Key areas to ensure the best possible results in terms of implementing new technology
The COVID-19 pandemic has disrupted businesses and global economies in unprecedented ways forcing them to consider a very different future, not only due to the pandemic, but also because of the technological advances around them.
In this two-part whitepaper, NWT discusses how many of the pre COVID-19 operating models have changed or are no longer valid, and the deviations, both in terms of strategy and technology, which can be implemented to meet the challenges in the months ahead.
At NWT we are passionate about technology and how it can be used to improve business outcomes and people’s lives in general. In previous years, we provided a perspective on the major trends we believed were going to shape the next year and beyond. However, as 2020 has demonstrated, the business requirement for technology is often dictated by outside events. Therefore, this year we are going to discuss the technology trends that will enable your business or be a disrupter to it.
The promise of digital technologies is immense, but businesses looking to adopt new technologies often face a wide range of organisational challenges. Despite the new urgency, many businesses are simply finding it too difficult to implement the changes required.
Companies, and their designated technology leaders, not only have to choose the right technologies and providers, but also the right partners to help them make the right decisions on offerings, architectures and methods of migration. Not every company has the necessary expertise on hand to make these choices or guide the decision making process. So, before talking about the actual Technology Trends we expect to see in 2021, we need to consider three key areas to ensure the best possible results in terms of implementing new technology.
In days gone by, organisations would consider setting out their enterprise architecture, which would lead to clear direction in terms of IT strategy.
The vision should follow the principles of a good strategy and this includes where you are heading and why, and what you will need for it to be successful (such as expertise, funding and time). The importance of this step is often missed as the ‘race is on` to implement change. However, an understanding of the organisations starting point including strengths, weaknesses and desired end state will help you to identify the areas of focus, the stakeholders and the resources and investment required to be successful.
2021 should be a year when setting out the vision is a mandatory activity as it will help to improve your ways of working and help your organisation and people (whether current staff or new recruits) feel as though they are personally and emotionally attached. It will also help you to establish that the technology is right for your company and the business context for how you want to use it.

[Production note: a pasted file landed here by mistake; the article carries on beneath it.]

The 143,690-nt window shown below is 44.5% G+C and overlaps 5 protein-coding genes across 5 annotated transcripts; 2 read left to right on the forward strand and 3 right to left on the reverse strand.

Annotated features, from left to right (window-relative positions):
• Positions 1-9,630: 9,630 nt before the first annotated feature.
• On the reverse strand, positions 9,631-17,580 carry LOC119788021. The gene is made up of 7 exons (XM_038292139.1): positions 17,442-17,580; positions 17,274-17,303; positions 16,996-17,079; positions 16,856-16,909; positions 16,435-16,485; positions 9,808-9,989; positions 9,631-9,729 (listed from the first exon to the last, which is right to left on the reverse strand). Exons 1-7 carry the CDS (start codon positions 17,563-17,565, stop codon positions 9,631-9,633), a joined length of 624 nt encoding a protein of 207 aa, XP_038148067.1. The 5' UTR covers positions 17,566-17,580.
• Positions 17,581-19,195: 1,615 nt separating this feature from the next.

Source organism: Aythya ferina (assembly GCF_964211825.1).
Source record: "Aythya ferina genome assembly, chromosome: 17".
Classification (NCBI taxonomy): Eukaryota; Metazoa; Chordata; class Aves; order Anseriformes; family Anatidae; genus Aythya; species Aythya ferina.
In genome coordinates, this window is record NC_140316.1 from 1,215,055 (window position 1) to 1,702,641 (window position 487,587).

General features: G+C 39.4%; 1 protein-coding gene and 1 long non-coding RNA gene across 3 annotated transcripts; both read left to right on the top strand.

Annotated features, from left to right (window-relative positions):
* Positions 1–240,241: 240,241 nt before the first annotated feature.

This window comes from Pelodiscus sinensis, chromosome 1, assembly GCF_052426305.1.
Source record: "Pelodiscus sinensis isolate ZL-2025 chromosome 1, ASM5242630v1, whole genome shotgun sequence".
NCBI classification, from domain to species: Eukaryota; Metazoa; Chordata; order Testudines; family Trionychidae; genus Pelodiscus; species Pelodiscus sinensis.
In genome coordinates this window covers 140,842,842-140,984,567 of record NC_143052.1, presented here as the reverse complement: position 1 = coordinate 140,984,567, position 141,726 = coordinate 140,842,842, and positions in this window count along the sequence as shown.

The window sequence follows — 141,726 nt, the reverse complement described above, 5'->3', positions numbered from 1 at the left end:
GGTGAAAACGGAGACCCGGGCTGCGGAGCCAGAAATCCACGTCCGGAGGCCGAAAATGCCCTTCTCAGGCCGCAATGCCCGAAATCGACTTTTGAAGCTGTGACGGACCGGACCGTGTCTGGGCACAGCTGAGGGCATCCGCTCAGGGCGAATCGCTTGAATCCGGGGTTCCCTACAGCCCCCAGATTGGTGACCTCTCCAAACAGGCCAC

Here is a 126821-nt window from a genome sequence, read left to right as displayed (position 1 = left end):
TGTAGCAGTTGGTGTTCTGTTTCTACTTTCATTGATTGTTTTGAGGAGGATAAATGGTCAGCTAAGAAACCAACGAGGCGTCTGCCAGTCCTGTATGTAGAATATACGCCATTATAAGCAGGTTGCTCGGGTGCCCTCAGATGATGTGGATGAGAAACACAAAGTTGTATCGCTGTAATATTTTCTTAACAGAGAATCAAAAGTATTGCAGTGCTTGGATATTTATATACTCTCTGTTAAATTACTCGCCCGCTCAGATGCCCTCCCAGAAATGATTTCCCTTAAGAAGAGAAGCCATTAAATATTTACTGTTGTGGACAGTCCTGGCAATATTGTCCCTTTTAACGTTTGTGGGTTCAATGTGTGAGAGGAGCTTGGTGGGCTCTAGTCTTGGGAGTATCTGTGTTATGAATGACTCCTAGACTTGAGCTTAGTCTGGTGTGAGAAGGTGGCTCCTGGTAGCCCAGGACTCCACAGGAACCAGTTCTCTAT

For many companies, the recent health crisis, and other disruptive events, for example, Brexit, have led to questions being asked about the way that the company operates. The ‘working from home` issue for employees, the stability of the supply chain and the rapidly changing requirements of customers, are just some of the areas that have led companies to question their operating model.
If you have not already done so, 2021 is the time to revisit agile practices and determine how you can benefit from working more effectively. Agile is not a process but a change in culture, and the journey to a revised operating model starts by experimenting with new behaviours and operating in a different way to get a different outcome. An agile approach brings together all the relevant areas such as IT, operations, security finance and of course, the business owners. With a well-articulated vision and an agile approach, you will be making significant steps to drive greater value in both digital transformation and the way that it will support your changing business priorities.
Recruitment and Re-skilling
One of the obvious consequences of adopting new technology is that you need access to new skills and expertise. The initial challenge may be that you are not well versed with the technology and the choices of supplier and associated services. After choosing a supplier and offering, you must also determine how to find the necessary skills to help you implement and operate the technology.
So, you either need to organise and re-skill some of your existing workforce or you need to recruit in a timely fashion. Few current employees, particularly in areas such as Public Sector, will be conversant in all new technologies. Therefore, an organisation may need to consider taking a different approach to talent management to be successful.
If you are going to reskill some of your workforce then training takes time and investment. You will need to plan your resource and skills requirements in advance, so you can align your resource and talent management strategy with the technical road map. The strategy is more likely to be a mix of reskilling internal people, hiring new employees, and possibly augmenting the workforce with contractors who, over time, could train and upskill internal employees. This is easier if this group of people understand the overall vision and have a flexible and agile model in which to deliver the new services.
So, when you review the second part of this article, you do need to consider some of the aspects above to make sure that you are not sowing seed on rocky ground.